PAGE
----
This week, she tripled that and tacked on $189 in donations and three new jackets — thanks to help from her friends Keiryn, 6, and Kailyn Gibson, 4.
The three girls, all students at St. Philip’s Episcopal School, were still excited Monday as they unloaded a truck full of food.
“I just wanted to help,” Morgan said. “Especially the children.
“There are about 200 children in Beeville that are hungry.
“Little Kailyn could be starving. Keiryn could be starving. I could be starving.”
She wanted to help and knew that with some assistance from her friends, she could do more than last time.
For two days these girls were outside of Wal-Mart asking for food donations.
Not everyone could help with canned goods.
Morgan said, “Some people didn’t have food, so they gave money.”
Her mother, Carolyn Duffey, added, “People gave what they could.”
Carolyn said that more than once, people would ask what they needed and come back with the groceries bought and bagged.
Back in June, Morgan collected about a third of the number of groceries she was able to collect this time.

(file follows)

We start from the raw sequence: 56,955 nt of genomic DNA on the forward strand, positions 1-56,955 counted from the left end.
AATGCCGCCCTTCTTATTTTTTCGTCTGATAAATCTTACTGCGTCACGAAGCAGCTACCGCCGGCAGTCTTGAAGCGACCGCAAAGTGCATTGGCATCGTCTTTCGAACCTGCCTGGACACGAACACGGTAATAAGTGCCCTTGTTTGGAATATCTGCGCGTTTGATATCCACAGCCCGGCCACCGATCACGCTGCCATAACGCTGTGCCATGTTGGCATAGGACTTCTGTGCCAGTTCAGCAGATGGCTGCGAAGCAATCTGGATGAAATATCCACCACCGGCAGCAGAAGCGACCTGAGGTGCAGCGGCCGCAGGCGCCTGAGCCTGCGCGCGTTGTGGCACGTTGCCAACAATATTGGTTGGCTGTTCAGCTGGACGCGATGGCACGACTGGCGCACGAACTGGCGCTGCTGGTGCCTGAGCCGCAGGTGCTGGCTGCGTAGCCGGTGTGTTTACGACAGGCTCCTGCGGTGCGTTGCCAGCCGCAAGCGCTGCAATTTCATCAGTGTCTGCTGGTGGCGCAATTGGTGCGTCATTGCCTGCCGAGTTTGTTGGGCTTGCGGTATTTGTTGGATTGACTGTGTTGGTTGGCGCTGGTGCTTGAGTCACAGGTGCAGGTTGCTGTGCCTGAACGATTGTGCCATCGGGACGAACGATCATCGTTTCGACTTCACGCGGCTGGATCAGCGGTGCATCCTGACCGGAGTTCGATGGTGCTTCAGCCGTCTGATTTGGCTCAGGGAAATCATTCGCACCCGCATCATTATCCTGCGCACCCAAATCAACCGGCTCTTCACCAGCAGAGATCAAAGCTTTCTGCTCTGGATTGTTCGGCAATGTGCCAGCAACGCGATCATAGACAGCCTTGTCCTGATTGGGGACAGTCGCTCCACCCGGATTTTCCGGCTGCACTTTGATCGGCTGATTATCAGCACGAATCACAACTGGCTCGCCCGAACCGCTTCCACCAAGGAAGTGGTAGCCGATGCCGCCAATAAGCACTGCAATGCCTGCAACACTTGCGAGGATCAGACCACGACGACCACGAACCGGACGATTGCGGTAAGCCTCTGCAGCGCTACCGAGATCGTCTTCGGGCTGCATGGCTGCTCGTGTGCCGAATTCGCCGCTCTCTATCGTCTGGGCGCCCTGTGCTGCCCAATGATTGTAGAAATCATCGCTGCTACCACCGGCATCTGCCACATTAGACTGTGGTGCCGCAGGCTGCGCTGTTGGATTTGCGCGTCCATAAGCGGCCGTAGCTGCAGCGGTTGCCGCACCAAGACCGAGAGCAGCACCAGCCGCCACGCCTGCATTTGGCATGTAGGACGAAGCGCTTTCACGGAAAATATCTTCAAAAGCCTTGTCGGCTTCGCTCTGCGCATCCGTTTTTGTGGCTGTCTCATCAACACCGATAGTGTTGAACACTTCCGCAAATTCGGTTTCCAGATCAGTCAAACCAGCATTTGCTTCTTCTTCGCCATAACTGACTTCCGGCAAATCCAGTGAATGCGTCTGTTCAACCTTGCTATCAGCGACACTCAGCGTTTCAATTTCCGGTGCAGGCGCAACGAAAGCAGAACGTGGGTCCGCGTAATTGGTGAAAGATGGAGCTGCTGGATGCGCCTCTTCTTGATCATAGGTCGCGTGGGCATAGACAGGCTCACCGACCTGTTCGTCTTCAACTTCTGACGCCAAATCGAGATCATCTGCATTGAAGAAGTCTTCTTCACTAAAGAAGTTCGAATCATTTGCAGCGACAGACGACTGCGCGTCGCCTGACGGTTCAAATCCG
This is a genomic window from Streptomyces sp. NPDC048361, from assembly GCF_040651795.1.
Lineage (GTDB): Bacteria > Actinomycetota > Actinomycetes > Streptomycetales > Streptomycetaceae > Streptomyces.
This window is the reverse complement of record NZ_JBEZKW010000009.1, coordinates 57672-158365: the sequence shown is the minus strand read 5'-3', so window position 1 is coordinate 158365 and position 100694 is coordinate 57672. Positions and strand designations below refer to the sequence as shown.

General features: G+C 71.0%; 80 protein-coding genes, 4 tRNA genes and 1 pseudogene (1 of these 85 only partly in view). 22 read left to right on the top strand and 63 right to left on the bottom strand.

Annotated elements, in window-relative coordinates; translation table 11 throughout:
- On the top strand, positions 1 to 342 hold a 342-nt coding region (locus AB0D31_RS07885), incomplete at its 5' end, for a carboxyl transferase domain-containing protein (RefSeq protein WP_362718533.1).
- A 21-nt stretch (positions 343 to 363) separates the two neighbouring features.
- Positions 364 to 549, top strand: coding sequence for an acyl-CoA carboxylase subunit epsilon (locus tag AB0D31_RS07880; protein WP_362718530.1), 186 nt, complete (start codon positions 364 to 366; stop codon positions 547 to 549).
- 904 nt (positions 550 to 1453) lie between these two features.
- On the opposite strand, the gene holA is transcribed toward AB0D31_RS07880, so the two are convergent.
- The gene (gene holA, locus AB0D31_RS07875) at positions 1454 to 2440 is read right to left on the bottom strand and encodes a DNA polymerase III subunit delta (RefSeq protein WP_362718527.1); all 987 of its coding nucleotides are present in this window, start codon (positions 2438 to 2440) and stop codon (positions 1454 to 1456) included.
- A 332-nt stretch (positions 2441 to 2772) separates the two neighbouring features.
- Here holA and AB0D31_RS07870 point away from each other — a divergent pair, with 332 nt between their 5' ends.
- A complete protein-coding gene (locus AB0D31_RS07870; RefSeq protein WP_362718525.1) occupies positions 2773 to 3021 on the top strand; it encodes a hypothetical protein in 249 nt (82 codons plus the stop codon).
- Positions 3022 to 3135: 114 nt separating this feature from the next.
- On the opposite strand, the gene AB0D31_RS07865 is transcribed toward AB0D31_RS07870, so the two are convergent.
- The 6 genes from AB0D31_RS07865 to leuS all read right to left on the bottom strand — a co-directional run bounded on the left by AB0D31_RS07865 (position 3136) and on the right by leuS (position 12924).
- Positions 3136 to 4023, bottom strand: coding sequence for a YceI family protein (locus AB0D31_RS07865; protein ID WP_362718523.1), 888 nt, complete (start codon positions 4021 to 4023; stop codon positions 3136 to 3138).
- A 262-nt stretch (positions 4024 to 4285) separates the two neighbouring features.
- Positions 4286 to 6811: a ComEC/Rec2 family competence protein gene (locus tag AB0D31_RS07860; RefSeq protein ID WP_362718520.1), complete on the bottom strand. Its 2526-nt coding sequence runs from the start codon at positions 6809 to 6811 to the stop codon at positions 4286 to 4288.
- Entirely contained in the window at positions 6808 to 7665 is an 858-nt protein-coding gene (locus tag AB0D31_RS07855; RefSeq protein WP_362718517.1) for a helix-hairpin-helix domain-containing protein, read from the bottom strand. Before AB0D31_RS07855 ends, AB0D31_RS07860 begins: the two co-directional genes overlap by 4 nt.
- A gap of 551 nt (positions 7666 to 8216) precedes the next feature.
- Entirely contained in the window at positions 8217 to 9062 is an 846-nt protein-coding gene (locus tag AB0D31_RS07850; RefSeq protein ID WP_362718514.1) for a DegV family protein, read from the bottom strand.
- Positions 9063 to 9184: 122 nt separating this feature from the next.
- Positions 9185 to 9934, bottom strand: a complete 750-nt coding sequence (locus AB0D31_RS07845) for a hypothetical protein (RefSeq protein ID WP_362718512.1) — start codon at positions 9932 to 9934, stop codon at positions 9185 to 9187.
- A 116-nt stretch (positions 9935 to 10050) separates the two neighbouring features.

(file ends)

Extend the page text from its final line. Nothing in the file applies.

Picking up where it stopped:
But this year, she had a secret weapon. She had a barrier-crushing smile that would melt hearts.
“She was my little money girl,” Morgan said.
Along with the food, they also collected $189 in donations and three new jackets.
The Gibson sisters were asked to help by Morgan, who was wanting to grow the amount of donations this time.
Their mother, Jessica Gibson, said that she is always trying to encourage them to help others.
“I am very proud of these girls,” she said speaking of the three youngsters.
Equally proud, and even more excited, was Aurora Ramirez, who coordinates food distribution for the Vineyard pantry area.
“This gives me a little more food to give out,” she said. “We do what we can and this helps out a lot.”
Morgan already has her sights set on another project.
Her mother said, “Now she says she wants to start helping animals so she is starting to collect dog treats for Dr. Williams.”
The staff at Williams Veterinary Clinic along with volunteers, take in orphaned, and even injured, animals until good homes can be found for them.
While the clinic helps out how it can, employees are always happy to receive donations to pay for the cost of shots, medicine and food.
Jason Collins is the editor at the Bee-Picayune and can be reached at 358-2550, ext. 121, or at editor@mySouTex.com.